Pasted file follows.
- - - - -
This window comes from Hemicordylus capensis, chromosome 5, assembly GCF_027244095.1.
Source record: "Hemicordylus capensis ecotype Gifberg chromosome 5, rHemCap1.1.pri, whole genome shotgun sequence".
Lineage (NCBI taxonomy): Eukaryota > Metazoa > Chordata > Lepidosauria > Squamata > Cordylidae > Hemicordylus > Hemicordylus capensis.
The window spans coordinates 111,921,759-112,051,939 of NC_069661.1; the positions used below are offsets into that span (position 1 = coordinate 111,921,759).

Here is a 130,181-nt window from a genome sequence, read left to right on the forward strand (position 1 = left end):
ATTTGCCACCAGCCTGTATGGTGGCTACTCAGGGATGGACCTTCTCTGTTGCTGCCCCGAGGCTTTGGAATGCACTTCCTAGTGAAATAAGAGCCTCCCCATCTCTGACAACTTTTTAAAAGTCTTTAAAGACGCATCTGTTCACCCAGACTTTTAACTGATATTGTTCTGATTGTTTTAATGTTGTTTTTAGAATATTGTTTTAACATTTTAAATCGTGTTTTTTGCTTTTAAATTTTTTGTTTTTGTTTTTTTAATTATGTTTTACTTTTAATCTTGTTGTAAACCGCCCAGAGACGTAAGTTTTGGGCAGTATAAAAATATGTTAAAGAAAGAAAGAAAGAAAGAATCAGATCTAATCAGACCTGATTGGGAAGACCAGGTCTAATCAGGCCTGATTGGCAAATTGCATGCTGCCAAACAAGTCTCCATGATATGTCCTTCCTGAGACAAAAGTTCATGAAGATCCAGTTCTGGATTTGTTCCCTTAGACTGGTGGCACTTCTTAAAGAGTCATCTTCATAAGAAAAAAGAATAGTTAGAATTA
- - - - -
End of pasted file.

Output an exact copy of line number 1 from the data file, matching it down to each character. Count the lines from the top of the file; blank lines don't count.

This window comes from Hemicordylus capensis, chromosome 5, assembly GCF_027244095.1.